What have we learned about the virus so far?
13 November 2020
With the prospect of a coronavirus vaccine offering a ray of hope for societies, Adrian Gee-Turner believes that, even with an effective vaccine or vaccines, the demand for disinfection products and services will be several factors larger than ever before.
THROUGHOUT 2020, as the pandemic progressed, our understanding of the virus that causes COVID-19 grew, and this has influenced the guidance on transmission prevention measures such as face masks, social distancing, hand washing and disinfection.
While a few grey areas persist, such as the degree of challenge presented by aerosolised virus, a number of conclusions are emerging. For example, fomite transmission (from objects and surfaces) is highly likely given the extended periods (days) that SARS-CoV-2 is able to remain viable on a variety of surfaces, including glass and plastic. This is important because people generally touch mobile phones and keyboards many times per day, so as well as hand washing, ‘touch points’ will need frequent disinfection with an antiviral disinfectant (caution: some ‘antibacs’ are not antiviral).
It appears that the viability of SARS-CoV-2 is significantly reduced by sunlight or high temperatures. This conclusion would appear to be borne out by the outbreaks that have occurred in chilled food packing facilities.
SARS-CoV-2 can remain infectious as an aerosol for at least several hours. This is important because pathogens predominate in small particles of less than 5 microns (<5 μm) which do not settle in the way that larger particles do.
Virus survival on surfaces
The emergence of a novel human coronavirus, SARS-CoV-2, prompted a review of the available data on the persistence of coronaviruses on inanimate surfaces and their inactivation with biocidal agents. Published in January 2020 in the Journal of Hospital Infection, the review examined 22 studies that evaluated the persistence of human coronaviruses such as Severe Acute Respiratory Syndrome (SARS or SARS-CoV-1) coronavirus and Middle East Respiratory Syndrome (MERS) coronavirus.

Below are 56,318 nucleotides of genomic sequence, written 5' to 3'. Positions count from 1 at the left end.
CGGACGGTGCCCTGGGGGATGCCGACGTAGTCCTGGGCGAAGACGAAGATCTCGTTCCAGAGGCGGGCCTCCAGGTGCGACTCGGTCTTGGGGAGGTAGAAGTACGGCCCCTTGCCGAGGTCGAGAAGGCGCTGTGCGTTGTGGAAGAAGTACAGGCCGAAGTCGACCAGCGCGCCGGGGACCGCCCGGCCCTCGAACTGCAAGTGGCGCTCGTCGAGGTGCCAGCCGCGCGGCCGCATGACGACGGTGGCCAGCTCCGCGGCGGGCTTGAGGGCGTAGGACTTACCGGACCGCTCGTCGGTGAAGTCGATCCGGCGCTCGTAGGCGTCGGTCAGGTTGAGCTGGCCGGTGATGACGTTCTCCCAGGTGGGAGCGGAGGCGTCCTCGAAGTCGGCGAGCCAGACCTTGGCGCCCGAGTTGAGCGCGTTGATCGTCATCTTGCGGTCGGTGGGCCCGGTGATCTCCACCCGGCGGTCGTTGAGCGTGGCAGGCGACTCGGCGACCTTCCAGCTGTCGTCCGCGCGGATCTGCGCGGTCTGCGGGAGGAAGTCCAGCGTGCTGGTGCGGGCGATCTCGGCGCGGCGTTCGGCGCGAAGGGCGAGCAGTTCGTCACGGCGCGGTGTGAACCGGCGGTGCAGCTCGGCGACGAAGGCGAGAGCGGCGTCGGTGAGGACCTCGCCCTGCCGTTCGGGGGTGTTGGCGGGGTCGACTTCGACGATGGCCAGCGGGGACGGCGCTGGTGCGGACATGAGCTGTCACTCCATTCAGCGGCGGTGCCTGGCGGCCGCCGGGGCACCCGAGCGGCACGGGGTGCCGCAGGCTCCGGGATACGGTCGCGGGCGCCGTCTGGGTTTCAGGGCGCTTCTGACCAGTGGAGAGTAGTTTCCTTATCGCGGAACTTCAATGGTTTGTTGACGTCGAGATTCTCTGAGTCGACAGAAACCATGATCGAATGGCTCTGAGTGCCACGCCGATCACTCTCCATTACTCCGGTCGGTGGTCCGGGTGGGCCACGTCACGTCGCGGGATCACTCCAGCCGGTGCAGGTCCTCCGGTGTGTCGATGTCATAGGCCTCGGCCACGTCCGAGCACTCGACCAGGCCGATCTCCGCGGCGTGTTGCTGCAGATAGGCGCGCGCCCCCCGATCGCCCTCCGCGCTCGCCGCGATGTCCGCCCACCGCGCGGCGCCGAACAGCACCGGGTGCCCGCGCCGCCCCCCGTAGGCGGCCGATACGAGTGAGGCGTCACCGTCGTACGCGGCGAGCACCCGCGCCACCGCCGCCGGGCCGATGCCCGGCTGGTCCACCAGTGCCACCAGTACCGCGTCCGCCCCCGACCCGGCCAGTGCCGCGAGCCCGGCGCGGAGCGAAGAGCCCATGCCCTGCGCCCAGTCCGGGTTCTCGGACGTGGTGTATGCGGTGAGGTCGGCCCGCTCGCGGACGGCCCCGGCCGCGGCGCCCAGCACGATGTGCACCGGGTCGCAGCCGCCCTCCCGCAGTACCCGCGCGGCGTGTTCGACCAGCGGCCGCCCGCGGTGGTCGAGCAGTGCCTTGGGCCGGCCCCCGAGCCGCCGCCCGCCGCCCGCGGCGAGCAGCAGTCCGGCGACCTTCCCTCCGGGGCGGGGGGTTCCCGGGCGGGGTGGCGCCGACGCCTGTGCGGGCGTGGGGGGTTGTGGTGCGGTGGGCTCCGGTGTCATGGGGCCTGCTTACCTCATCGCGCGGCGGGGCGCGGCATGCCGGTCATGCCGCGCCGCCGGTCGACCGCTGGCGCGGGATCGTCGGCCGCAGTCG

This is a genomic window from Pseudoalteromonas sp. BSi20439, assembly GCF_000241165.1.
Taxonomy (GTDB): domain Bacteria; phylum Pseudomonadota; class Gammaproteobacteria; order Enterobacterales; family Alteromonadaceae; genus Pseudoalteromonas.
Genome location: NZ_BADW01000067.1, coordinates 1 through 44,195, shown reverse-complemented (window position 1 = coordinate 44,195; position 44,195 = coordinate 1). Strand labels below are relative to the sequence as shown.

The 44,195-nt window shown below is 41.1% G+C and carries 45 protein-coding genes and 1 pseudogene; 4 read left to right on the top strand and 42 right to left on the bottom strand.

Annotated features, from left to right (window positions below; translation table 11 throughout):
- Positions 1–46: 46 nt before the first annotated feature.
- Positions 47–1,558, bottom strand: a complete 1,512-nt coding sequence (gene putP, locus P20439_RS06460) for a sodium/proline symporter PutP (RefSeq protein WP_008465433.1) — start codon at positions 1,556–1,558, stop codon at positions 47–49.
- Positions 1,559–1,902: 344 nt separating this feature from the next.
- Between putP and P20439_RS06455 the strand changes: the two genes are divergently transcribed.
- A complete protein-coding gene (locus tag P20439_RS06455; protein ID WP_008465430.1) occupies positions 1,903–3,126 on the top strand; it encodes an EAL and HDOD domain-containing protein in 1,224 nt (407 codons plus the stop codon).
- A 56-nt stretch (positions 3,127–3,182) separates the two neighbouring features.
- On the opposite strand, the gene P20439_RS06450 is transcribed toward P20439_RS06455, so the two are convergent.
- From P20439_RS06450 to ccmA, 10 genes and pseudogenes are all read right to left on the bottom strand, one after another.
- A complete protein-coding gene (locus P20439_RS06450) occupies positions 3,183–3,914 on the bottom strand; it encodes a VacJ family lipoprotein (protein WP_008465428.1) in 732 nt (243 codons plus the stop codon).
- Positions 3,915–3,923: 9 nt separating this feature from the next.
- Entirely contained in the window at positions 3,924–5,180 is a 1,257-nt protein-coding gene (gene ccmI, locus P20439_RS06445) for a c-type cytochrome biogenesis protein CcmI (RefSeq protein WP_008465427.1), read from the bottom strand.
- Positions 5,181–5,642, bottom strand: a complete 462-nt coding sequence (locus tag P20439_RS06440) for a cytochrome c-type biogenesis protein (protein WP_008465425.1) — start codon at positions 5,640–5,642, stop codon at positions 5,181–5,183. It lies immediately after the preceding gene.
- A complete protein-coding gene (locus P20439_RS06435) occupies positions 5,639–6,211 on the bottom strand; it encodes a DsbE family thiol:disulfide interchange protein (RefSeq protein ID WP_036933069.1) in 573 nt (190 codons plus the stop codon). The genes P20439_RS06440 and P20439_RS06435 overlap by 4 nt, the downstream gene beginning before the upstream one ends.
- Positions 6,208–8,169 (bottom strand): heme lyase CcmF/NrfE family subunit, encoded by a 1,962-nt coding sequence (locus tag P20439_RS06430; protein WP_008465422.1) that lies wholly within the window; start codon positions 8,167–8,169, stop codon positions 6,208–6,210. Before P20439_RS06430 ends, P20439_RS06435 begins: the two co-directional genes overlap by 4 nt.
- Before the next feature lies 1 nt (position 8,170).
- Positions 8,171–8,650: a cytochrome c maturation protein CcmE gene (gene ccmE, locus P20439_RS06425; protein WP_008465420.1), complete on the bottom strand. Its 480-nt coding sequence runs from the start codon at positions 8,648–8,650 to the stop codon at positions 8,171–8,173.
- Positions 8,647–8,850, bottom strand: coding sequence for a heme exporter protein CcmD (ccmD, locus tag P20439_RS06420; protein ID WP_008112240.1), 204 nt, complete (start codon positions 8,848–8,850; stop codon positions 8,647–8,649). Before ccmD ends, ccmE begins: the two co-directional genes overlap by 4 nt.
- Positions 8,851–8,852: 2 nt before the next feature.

The assessment detailed the persistence of coronaviruses on inanimate surfaces such as metal, glass and plastic for up to nine days, but found that they can be efficiently inactivated by surface disinfection procedures. It proposed, therefore that such procedures should be adopted to curtail the further spread of SARS-CoV-2. Interestingly, whilst the Paper concluded that human coronaviruses can remain infectious on inanimate surfaces at room temperature for up to nine days; it also mentioned that temperatures of 30Co or higher reduce the duration of persistence.
Is SARS-CoV-2 different?
In general, the health effects of infection by SARS-CoV-1 are more serious than by SARS-CoV-2, but as a contagion, SARS-CoV-2 is more important because it appears to transmit more easily than its predecessor.
This is likely to be because the viral load is highest in the nose and throat of people with COVID-19 shortly after symptoms develop, whereas with SARS, viral loads peak much later in the illness. Consequently, people with COVID-19 may be transmitting the virus even before their symptoms develop. According to the Centers for Disease Control and Prevention (CDC), some research suggests that COVID-19 can be spread by people with no symptoms.
In March 2020, at about the same time that the first UK lockdown was first announced, van Doremalen and others published a Paper in the New England Journal of Medicine, which compared the aerosol and surface stability of SARS-CoV-2 in comparison with SARS-CoV-1. The work assessed the viability of the viruses in five conditions: in aerosols, and on plastic, stainless steel, copper, and cardboard. All of the trials were conducted at 40% relative humidity and 21-23Co and found that the stability of SARS-CoV-2 was similar to that of SARS-CoV-1.
The research showed that SARS-CoV-2 was more stable on plastic and stainless steel than on copper and cardboard, and viable virus was detected up to 72 hours after application to these surfaces, although the viral load was greatly reduced. The results indicated that aerosol and fomite transmission of SARS-CoV-2 is plausible, since the virus can remain viable and infectious in aerosols for hours and on surfaces up to several days.